Lady Lynda replied. "Drastic measures for drastic times. Unless you get some sort of specialized job and a decent education you are doomed to failure in life. You must act: Use your minds. Get some fortitude and defy destiny. Don't repeat your mother's mistakes and stop being victims of circumstance! Get off your asses and try! The world is hard on whores and drug dealers.It rewards predictiabilty and skill. Neither of which you have right now. You must break the mold to stop the cycle."

"What she just say, Auntie Carol?" asked Lala.

"You must overcome your circumstances through an act of will. Again we have it, dear. Nothing is written and character is destiny. Don't live your mother's lives. Popping the babies out off your wombs and becoming poorer and poorer. Don't be a vessel for any man, a semen collecter, if you will. Be your own woman," exhorted Auntie Carol.

"I fuckin' killed my bastard stepfather. How education gone make that go away," said Lala, close to tears.

Lady Lynda took the girl in her arms and Lala burst into tears.

"Dear," said Lady Lynda in her most comforting voice, "that was not your fault. You were protecting your baby sister the way your mother never protected you. It was a brave thing you did. We know all about it and we are sorry, so sorry. And if you ever need a shoulder to cry own we are both here for you, darling."

"Oh, my heavens, yes," said Auntie Carol. "Remember the movie, Gone With the Wind where Rhett walks out on Scarlet, and she says 'Tomorrow is another day.'"

Lala brightened and said in a low voice, "Tomorrow is another day."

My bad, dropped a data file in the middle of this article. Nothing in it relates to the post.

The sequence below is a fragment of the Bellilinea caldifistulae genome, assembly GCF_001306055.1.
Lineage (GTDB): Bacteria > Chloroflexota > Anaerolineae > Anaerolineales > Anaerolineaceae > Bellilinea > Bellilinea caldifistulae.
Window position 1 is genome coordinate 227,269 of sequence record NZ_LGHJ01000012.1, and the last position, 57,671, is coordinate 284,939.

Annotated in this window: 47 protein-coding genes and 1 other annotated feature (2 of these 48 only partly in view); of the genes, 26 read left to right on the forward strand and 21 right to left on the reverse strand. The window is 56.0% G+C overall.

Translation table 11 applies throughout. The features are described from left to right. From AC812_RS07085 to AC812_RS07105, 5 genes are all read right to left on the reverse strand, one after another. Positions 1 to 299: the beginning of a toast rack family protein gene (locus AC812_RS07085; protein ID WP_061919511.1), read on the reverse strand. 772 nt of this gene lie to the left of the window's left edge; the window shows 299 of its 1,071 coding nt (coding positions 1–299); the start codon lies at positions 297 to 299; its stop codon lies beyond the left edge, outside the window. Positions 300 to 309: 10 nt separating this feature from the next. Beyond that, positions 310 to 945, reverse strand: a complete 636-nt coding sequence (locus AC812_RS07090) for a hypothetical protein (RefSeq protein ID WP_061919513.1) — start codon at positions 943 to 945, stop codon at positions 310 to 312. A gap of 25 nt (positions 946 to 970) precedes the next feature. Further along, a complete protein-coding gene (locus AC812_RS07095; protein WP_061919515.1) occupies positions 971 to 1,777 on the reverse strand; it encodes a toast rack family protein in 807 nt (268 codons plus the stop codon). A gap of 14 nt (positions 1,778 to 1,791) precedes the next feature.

And the sun, at that moment, broke out in glorious yellow rays, and through out the room there was a warm feeling and a quiet peacefulness.
And Dame Destiny sat on her emerald throne and folded her long fingers over her heart.
Written by CAROL ANN Poems of Thunder (Noire & Whimsy) @Amazon & Barnes&Noble & publishamerica.com

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Though our girls were working with Las Cabronas, the Girl’s Gang in the evenings, They were still teaching in the day time at the Pequot School for Dastardly Bastards. One day Francisco, for no seeming reason, asked whom they considered attractive and in unison they retorted, “Rock Hudson.”

“No one current or alive?” inquired Francisco.

“Well, no,” said Auntie Carol, “unless you count Johnny Depp, who is quite comely.”.

“No, my dear,” interjected Lady Lynda, “It’s got to be Joaquin Phoenix.”

“That cross-eyed wonder? Heaven’s no, Lynda dear.”

“He is not cross-eyed and we shall have fisticuffs if you persist in this manner. He’s got beautiful cerlean blue eyes and they are decidedly Not crossed.”

“Alright! Alright!” said Auntie Carol, “If you feel that strongly about it. Is he the one who looks like Peter Lorre?”

“No, dear you are confused, and it won’t be the first time,” said Lady Lynda archly.